Superman’s return less than super
Since the 1930s, Superman has stood for truth, justice and the American way. However, it was Christopher Reeve’s portrayal in 1978’s Superman: The Movie that firmly secured the Man of Steel’s place as a pop culture icon. Although the original film and 1981’s Superman II have become classics, the film series quickly lost steam as Superman retreated to television in series such as Superboy, Smallville and Lois and Clark: The New Adventures of Superman. Now, after nearly two decades away from the big screen, Superman Returns attempts to resurrect the franchise.
The film, starring newcomer Brandon Routh as the eponymous hero, acts as a loose sequel to Superman II. After five years searching for survivors from his home planet of Krypton, Superman returns to Metropolis to reclaim his place in the world as well as the heart of true love, Lois Lane (Kate Bosworth). Stunned to find that Lois is now engaged and has a young son, Superman soon confronts an even bigger problem, as self-proclaimed criminal mastermind Lex Luthor (Kevin Spacey) devises a scheme to utilize Kryptonian technology in yet another attempt to gain control of the world’s real estate market.
Now in conventional theaters as well as a special 3D presentation exclusive to IMAX, Superman Returns makes a great effort to seamlessly match the style and story elements of the earlier films. Director Bryan Singer (X-Men, X2: X-Men United), an admirer of the original Richard Donner film, does all he can to connect the two films. In addition to casting an actor who clearly resembles Reeve, Singer employs the use of archive footage of Marlon Brando as Jor-El, Superman’s father, in order to provide viewers with some sense of continuity. Repeated lines of dialogue and similar opening and closing sequences ensure that every chance to allude to the classic films is exploited. However, despite his best efforts, Singer – who dropped out of X-Men: The Last Stand for the chance to helm this project – fails to deliver a satisfying film.
The use of John Williams’ masterful theme music from the original film gives Superman Returns a strong start, but it quickly deteriorates into a mishmash of action set pieces and failed attempts at capturing on-screen chemistry. In fact, the entire production feels somewhat contrived. Like a broken record, the film is emotionally stagnant, content to simply reiterate the same points over and over again until the film’s climax suddenly arrives. The characters fail to change throughout the course of the film, and as a result, Superman Returns fails to fly.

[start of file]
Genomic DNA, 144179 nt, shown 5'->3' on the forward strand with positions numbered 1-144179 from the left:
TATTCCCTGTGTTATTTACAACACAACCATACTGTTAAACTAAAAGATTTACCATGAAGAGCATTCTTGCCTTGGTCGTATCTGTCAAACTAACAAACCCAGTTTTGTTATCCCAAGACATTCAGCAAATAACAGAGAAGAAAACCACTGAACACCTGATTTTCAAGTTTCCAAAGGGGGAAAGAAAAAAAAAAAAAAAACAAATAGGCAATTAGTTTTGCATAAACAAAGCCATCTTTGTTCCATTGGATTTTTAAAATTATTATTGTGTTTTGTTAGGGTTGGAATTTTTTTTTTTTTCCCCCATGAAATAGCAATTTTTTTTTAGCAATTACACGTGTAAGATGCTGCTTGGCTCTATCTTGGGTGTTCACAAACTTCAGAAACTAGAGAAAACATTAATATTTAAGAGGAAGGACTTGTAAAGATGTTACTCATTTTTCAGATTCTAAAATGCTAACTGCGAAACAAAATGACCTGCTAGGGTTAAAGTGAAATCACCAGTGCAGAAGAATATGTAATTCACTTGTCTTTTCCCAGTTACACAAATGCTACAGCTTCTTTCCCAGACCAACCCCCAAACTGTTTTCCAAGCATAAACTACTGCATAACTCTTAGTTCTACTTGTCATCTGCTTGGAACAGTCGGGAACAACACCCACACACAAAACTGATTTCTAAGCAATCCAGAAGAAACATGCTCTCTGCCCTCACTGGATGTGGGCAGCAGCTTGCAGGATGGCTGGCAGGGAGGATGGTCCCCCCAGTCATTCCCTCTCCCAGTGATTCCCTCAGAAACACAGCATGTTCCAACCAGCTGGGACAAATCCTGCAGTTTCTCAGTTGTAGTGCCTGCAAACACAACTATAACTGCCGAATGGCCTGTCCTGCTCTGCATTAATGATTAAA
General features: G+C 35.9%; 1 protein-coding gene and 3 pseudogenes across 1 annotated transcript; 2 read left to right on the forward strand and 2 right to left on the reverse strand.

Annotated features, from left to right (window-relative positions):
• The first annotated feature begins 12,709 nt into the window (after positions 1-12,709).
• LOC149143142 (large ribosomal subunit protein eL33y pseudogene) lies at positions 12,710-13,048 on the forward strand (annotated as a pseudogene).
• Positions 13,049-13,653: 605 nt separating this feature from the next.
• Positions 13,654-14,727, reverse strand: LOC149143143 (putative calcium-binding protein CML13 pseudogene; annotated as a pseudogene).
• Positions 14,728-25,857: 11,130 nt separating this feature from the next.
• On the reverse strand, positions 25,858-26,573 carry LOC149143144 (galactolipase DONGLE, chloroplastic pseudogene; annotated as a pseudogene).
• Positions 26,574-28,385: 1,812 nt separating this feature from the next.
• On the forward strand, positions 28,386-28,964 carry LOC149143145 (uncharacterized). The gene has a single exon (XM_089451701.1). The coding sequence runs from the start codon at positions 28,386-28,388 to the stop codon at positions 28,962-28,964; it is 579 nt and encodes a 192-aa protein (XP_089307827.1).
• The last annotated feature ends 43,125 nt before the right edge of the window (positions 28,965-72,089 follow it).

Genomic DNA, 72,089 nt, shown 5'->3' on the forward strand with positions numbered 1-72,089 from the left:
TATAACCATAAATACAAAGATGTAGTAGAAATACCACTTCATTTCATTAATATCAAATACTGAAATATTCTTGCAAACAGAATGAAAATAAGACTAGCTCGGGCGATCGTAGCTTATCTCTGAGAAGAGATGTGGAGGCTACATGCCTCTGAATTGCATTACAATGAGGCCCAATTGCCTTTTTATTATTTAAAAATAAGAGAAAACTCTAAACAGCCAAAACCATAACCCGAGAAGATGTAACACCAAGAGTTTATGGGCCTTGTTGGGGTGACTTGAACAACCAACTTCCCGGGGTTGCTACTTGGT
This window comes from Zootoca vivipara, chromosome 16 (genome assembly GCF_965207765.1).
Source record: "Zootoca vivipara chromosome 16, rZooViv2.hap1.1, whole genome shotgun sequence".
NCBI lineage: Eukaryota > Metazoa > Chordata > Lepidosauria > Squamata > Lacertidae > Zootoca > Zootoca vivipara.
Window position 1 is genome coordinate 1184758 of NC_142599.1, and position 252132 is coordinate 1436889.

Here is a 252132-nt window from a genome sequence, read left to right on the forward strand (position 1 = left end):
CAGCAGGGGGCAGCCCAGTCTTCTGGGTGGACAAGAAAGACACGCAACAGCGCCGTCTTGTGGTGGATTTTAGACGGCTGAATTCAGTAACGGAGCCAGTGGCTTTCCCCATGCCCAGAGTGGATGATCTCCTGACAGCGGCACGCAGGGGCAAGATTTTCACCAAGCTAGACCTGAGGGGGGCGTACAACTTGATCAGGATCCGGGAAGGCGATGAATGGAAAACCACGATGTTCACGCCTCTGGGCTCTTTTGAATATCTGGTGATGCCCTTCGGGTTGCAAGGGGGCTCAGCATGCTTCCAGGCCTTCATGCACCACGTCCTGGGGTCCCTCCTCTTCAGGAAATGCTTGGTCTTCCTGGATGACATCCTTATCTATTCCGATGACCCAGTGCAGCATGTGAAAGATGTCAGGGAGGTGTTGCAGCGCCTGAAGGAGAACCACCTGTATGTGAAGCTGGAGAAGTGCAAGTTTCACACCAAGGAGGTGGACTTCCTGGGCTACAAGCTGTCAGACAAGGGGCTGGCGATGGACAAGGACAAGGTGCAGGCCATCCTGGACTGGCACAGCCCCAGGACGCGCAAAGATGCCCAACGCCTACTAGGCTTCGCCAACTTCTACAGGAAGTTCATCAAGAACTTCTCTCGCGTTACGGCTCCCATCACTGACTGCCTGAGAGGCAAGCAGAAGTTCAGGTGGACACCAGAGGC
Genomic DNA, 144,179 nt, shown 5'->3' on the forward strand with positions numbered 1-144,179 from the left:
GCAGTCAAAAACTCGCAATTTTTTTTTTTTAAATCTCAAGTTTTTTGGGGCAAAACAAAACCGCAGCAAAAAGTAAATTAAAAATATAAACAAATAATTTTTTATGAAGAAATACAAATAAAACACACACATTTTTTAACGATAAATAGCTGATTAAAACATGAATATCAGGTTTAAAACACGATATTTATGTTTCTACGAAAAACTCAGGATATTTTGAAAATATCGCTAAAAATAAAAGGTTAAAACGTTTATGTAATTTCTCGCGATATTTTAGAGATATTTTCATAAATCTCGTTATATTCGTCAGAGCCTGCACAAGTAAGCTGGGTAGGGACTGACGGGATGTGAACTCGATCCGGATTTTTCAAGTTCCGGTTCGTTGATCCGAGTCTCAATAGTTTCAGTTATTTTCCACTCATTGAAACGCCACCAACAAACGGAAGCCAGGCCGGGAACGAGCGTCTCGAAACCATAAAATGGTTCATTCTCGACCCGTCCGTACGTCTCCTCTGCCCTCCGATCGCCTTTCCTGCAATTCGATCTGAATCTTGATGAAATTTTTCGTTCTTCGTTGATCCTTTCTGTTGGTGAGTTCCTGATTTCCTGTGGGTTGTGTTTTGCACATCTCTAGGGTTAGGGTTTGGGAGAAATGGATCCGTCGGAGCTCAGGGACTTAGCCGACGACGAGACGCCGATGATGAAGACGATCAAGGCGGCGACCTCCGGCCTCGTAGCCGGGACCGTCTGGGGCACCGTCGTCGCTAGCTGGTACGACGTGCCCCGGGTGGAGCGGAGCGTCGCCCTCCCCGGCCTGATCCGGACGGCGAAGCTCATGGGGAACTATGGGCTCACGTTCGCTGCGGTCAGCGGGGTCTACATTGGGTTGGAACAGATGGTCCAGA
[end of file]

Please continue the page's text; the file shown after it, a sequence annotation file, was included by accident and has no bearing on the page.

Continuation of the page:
Forced to deal with a weak script that places little emphasis on character relationships, the performances are all fairly wooden. Routh, while he certainly looks the part, lacks the charisma and presence needed to play Superman effectively, and Bosworth sleepily walks through the part of Lois Lane, failing to capture the spunk and tenacity of The Daily Planet’s esteemed reporter. The two of them have virtually no chemistry, and the film’s revelation regarding their relationship seems out of place and essentially dooms the series. Spacey infuses Lex Luthor with a darker side previously unseen in the films, but his best scenes are revealed in the trailers and subsequently lose their impact in the film.
Much of the plot, including Luthor’s grand scheme, lacks plausibility, even for a superhero film. Where X-Men: The Last Stand failed because it attempted to balance far too much story for 104 minutes, Superman Returns disappoints because its simplistic and bland plot does not warrant two and a half hours. The result is a film that feels overextended and never really delves into the personalities of any of its characters. The audience never truly comprehends their motivations, and the events that transpire seem overly staged, lacking any sense of natural wonder.
All in all, the film lacks the imagination and emotional resonance of other recent superhero films. The marketing hype would have audiences believe that Superman Returns continues the string of brilliant comic book epics such as Batman Begins and Spiderman 2, but in reality it cannot even surpass Donner’s film as a fun and engaging adventure. Superman Returns is not an awful film – merely a mediocre one – but after a 19-year hiatus, the Man of Steel deserved far better.
Running time: 154 mins.